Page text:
College Football Odds & Pick for Michigan vs. Michigan State: Value on Saturday’s First Half Over/Under
Gregory Shamus/Getty Images. Pictured: Mike Sainristil.
- After a rough loss to Rutgers last week, Michigan State will look to get back on track against an in-state rival Michigan squad that looked impressive against Minnesota.
- The Wolverines are unsurprisingly heavy favorites, but Collin Wilson has his eyes on the first-half total instead of picking a side.
- Check out Wilson's full betting analysis with updated odds below.
Michigan State at Michigan Odds
|Michigan State Odds||+21.5 [BET NOW]|
|Michigan Odds||-21.5 [BET NOW]|
|Moneyline||+1000/-2500 [BET NOW]|
|Over/Under||51 [BET NOW]|
|Time||12 p.m. ET|
The battle for the Paul Bunyan Trophy is upon us.
Michigan and Michigan State experienced very different first weeks, with the Wolverines picking up a victory over a ranked Minnesota squad on the road and the Spartans falling to Rutgers in East Lansing.
But in rivalry games, many preconceived notions are thrown out the window.
Michigan State Spartans
Plenty of game previews in the landscape will focus on the negative aspect of the Spartans’ opening loss to Rutgers. Sure, there were seven turnovers and just 50 rushing yards on 39 attempts, but the special teams unit did its duty. Matt Coghlin drilled both field goals with a long of 48, while punter Bryce Baringer booted two balls for an average over 50 yards. The defense did force two fumbles and an interception.
— Rutgers On BTN (@RutgersOnBTN) October 24, 2020
While the final score is a bit shocking, there’s more to consider in the advanced box score. Rutgers had just one explosive drive in 15 possessions and averaged 3.89 yards per play. While the national average for two-plus first down drives is 41%, the Scarlet Knights had just 26% in that category. Scottie Hazelton’s Michigan State defense can play, but things tend to get questionable when it comes to the offense.
In 36 rushing attempts, the Spartans were stuffed on 19 of them — more than 50%. The offensive line struggled in run blocking but did a favorable job in the passing game for quarterback Rocky Lombardi. The Spartans allowed just one quarterback hurry and three sacks.
Rutgers found itself with an average starting field position of the 45-yard line — a result of costly turnovers, not special teams play.
If the Spartans want to compete, the offensive line must do a better job in protecting Lombardi while improving on a run-blocking grade that was the worst in FBS, per Pro Football Focus.
The Wolverines could not have asked for a better start to the season, answering critics with 35 points in the first half against a ranked Minnesota squad. After an initial drive that included an unsportsmanlike conduct penalty and a punt, the Wolverines ripped off four touchdowns, a defensive ‘pop-n-score’ but missed two field goals in the remainder of the half.
— Collin Wilson (@_Collin1) October 25, 2020
The defense starts the season off with a 20% Havoc rate that includes eight tackles for loss and five passes defended. Minnesota posted a 27% Success Rate in passing plays and did not generate a single explosive drive. Despite finishing top-10 in PFF’s top-graded pass-rush rankings, there were low marks on rush defense and coverage. Gemon Green and Josh Ross pulled the highest grades of all players in the back seven, but defensive backs Vincent Gray and Makari Paige may see more targets down the road.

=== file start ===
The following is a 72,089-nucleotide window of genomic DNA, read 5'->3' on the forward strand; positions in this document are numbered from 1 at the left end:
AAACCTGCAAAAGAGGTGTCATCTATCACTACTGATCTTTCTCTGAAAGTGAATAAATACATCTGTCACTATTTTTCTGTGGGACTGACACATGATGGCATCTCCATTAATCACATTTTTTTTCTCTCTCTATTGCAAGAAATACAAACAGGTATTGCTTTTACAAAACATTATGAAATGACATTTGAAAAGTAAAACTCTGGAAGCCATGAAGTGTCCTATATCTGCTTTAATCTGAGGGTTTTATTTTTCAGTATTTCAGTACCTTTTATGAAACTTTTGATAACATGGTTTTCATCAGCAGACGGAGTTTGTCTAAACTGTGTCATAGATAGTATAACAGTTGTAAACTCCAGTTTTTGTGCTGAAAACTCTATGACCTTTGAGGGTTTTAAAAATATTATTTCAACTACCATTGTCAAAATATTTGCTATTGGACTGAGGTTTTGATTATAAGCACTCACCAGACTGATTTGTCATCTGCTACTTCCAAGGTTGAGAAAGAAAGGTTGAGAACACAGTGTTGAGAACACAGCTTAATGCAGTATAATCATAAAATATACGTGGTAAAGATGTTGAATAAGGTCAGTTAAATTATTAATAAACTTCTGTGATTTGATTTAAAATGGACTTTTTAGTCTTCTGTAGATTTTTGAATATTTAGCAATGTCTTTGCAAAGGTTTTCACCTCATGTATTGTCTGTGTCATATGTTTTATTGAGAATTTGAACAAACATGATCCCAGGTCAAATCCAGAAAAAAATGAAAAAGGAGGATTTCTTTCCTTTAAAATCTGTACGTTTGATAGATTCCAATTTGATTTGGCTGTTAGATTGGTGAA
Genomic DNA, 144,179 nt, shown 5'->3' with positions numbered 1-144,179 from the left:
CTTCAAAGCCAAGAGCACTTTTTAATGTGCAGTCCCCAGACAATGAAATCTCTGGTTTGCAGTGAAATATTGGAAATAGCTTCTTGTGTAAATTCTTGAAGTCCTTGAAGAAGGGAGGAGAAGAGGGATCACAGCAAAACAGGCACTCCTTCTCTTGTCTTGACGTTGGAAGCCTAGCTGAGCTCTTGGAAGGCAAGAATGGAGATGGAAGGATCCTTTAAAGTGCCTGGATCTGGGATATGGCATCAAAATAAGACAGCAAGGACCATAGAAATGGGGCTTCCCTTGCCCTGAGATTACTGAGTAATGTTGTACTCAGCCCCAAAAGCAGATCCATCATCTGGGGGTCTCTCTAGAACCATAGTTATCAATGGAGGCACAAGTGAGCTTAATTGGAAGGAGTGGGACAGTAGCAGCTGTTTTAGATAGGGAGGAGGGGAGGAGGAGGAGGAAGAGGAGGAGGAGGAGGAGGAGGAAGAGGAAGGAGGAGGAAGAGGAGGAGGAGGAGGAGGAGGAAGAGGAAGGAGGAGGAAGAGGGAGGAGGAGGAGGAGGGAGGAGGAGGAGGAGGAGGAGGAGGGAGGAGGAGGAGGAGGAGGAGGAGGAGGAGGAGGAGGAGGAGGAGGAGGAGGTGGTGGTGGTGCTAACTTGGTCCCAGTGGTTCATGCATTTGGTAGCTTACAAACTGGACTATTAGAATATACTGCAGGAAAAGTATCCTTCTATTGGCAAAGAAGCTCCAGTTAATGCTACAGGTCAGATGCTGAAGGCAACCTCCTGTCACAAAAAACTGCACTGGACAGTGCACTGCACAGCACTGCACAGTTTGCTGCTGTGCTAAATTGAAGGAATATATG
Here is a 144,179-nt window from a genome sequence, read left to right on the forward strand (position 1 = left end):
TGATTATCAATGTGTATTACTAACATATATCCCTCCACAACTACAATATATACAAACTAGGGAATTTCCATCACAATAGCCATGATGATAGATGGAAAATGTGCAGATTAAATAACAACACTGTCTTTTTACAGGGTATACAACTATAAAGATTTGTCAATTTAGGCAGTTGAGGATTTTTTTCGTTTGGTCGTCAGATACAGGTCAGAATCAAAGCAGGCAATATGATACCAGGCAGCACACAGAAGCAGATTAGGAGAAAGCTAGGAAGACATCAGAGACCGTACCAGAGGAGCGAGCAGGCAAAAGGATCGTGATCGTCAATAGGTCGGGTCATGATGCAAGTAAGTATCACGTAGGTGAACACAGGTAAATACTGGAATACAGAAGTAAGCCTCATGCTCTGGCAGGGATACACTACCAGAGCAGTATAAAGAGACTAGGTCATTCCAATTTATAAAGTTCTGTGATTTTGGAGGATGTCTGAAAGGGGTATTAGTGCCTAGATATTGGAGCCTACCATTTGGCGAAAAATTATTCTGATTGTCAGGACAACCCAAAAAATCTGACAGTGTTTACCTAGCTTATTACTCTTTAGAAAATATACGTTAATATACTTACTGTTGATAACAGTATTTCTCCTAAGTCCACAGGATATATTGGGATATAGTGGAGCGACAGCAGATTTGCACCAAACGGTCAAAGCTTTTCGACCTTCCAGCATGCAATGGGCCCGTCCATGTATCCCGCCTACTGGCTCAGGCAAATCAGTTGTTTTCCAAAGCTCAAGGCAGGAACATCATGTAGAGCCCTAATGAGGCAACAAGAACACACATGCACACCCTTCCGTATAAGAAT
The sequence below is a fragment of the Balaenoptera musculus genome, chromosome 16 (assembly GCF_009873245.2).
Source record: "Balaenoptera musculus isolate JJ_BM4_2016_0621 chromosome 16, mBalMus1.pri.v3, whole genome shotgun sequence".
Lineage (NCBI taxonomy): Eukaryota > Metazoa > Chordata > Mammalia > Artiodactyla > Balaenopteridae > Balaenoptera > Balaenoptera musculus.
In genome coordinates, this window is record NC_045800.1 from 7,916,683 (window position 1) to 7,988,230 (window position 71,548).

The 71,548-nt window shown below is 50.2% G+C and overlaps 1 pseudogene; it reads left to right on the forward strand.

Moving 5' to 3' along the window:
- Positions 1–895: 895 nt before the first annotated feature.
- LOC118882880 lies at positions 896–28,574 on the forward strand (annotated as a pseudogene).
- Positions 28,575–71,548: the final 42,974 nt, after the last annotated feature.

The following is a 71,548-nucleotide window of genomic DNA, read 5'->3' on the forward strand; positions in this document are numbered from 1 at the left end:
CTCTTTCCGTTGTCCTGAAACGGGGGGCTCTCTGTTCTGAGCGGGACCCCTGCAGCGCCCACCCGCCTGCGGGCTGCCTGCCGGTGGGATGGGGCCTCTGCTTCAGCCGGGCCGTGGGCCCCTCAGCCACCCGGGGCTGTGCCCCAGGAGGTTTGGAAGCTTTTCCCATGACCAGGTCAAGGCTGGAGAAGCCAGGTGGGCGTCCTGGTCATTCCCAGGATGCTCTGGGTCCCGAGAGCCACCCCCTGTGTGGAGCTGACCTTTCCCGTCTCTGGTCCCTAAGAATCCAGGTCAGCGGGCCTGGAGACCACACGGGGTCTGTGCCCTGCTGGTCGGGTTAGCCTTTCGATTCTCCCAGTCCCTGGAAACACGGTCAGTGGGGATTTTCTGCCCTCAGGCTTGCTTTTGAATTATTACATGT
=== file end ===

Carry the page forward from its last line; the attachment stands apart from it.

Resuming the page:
Betting Analysis & Pick
The market is predictably high on Michigan and down on Michigan State after their respective openers. There’s a small sample size for what Harbaugh does at home as a minimum two-touchdown favorite against the Big Ten, but since 2015, Michigan is 8-3 against the spread in this scenario. The pace of this game may make it difficult for Michigan to cover such a large number.
Michigan State finished with a pace that ranked sixth in FBS, but trailing Rutgers early dictated a quicker tempo.
Mel Tucker held his Tuesday presser ahead of the Michigan game and stated he wanted to be a run-first team and protect the quarterback in passing plays. Tucker also mentioned the need to “establish our culture, our brand,” which means no matter how bad the run blocking is, the Spartans will still run the ball.
Michigan’s offense needs further inspection after diluted stats that included plenty of garbage time in the second half. The Wolverines are currently ranked first in the nation in Rushing Expected Points, with an Offensive Success Rate in the top 10. Although the final numbers say Michigan ran an offense at a tempo of 26.6 seconds per play, the first-half splits say Josh Gattis ran the Wolverines at 23 seconds per play before garbage time started.
Knowing Michigan ran tempo in the first half when the game was competitive, the question becomes whether or not the Wolverines will run straight into a stout Spartans defensive front seven instead of passing. Michigan started 6-of-7 first-half possessions with a Joe Milton pass. Specifically, on all first downs in the first half, the Wolverines started with eight passes and seven rushing attempts.
The best way to attack this Michigan State defense is not to run straight at it. Instead, it would be beneficial to throw at cornerback Kalon Gervin and safety Tre Person; both gave up passer ratings over 100 to Rutgers. Considering Gattis’ tendencies to pass first in tempo during the first half of the Minnesota game, a first-half over is warranted.
The current market is coming down on the total, so shopping Saturday morning for a number south of four touchdowns is recommended.
Pick: First Half Over 28 or better